When the boss retired, he gave the company back to the buoy maker and they expanded with all the other Weber things.

            This doesn't really help you, I just felt like explaining the design is interesting. I met the family while living in Chicago. All very nice people.

            1. I've been using my Weber Kettle for about 5 years now. I agree with the other posters. What is not to like about this simple, flexible and well designed multi-tasker?

              Perhaps my only beef with Weber Kettle grills is that for really extended barbecuing (such as brisket or pork butt) it is difficult to maintain even heat. Refueling without an offset smokebox is a real pain.

              5 Replies
              1. re: Pantz

                If you are doing extended cooks like butts and/or briskets, you can do it in a kettle, but most use a Weber Smokey Mountain.

                That is where the WSM excells - long cooks at steady temperature, without refueling.

                In order to make the long cooks easier, many have stopped usinng water and use a variety of techniques, listed at the Virtual Weber Bulletin Board http://www.virtualweberbullet.com/ind...

                1. re: Pantz

                  Weber makes a grill that has two hinged flip-up sections for adding more fuel. Works good.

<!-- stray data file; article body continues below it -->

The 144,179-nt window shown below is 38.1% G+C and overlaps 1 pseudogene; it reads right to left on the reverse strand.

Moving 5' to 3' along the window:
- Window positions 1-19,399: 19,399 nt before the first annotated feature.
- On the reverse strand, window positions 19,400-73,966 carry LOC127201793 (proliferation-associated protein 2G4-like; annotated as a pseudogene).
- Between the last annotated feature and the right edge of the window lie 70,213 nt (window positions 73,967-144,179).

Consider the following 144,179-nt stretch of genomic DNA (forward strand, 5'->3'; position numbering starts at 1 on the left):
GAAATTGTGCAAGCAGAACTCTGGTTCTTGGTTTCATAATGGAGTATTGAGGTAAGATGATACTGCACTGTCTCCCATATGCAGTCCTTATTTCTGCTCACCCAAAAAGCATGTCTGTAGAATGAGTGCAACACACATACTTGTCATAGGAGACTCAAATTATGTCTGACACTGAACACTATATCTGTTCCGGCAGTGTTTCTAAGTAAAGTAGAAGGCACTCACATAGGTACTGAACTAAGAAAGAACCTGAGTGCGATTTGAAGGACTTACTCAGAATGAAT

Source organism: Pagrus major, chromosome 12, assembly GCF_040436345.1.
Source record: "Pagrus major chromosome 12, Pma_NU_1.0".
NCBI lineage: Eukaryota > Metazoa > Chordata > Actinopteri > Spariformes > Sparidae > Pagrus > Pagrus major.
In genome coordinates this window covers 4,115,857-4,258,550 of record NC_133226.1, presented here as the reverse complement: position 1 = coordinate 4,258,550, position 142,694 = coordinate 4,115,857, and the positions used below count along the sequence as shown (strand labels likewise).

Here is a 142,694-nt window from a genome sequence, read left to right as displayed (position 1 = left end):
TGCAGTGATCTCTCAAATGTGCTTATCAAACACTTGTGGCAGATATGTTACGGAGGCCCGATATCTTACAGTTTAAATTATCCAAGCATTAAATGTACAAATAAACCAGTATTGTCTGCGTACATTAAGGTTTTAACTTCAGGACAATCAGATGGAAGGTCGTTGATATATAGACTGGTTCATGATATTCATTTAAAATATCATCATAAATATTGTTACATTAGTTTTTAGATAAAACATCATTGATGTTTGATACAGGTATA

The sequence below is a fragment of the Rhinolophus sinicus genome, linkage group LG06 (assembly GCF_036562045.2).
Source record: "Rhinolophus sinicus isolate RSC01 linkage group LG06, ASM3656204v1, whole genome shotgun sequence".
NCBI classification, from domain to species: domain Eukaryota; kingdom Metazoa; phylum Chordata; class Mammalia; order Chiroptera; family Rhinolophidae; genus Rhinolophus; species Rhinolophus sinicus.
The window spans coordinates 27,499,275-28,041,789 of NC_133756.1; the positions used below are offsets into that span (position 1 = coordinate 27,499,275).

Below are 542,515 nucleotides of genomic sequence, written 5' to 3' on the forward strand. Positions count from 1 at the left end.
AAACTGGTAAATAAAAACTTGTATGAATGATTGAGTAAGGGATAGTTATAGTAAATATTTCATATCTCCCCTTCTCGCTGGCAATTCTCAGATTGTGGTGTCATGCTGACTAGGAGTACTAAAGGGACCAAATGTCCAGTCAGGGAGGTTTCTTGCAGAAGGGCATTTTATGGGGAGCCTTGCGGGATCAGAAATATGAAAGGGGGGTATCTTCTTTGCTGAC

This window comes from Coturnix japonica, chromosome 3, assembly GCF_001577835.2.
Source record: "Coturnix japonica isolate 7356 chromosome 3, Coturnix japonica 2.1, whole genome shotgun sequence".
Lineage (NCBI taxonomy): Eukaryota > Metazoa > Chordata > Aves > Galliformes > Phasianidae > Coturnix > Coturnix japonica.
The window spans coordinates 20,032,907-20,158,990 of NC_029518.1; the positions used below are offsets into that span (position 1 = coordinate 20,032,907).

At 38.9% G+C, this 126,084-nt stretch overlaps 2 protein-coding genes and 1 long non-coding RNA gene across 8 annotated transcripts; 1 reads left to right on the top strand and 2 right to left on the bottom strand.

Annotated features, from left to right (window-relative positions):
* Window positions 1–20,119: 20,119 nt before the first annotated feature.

1. re: Jim Washburn

                    Diiferent strokes and all that - I think it makes way more sense to MOVE the fuel closer to the grill than try to bank coals - grilling does not involve a lid - period. Ever seen a restaurant grill with a lid?

                    Its no fun trying to grill a piece of Tuna with coals 3" away. Some users love em. The gas grill is a joke.

                    1. re: marcharry

                      The best way to grill a piece of tuna, is to use a charcoal starter. You can find them in most hardward stores, or look on the weber website. Take the top grate off your charcoal grill, and place it on top of a 3/4 full charcoal starter after you get it going and all the coals are white. It will sear/cook your tuna steaks in 2 or 3 minutes per side.
                      For those thinking about a smoker, backwoods smokers are awesome! I currently have a party model and its one of the greatest things i have ever bought. Thinking about getting another party or a bigger one. Once your friends/family taste the rib/pork shoulder/leg of lamb/ standing rib chicken/turkey/duck you'll have lots of reguests and tons of new friends. The reason i m so high on the backwoods v other brands is the construction and insulation. I live outside of New York City, regardless if its 10 degrees or 80 degrees, my food cooks in pretty much the same amout of time. The same cant be said with other types of smokers.

                      1. re: marcharry

                        FWIW, the restaurants I worked in had grills with different heat zones, rather than cooking grates that one could reposition--building a two-level fire or banking the coals is how you implement the same approach in the Weber.

                        My first couple of times using a friend's large Weber charcoal grill, I found out that the fire was MUCH TOO HOT for what I was trying to cook. So, the idea that you can't get enough heat out of a Weber to grill a tuna steak is completely foreign to me.

                        By the way, did you end up removing the lids from your Char-Griller unit?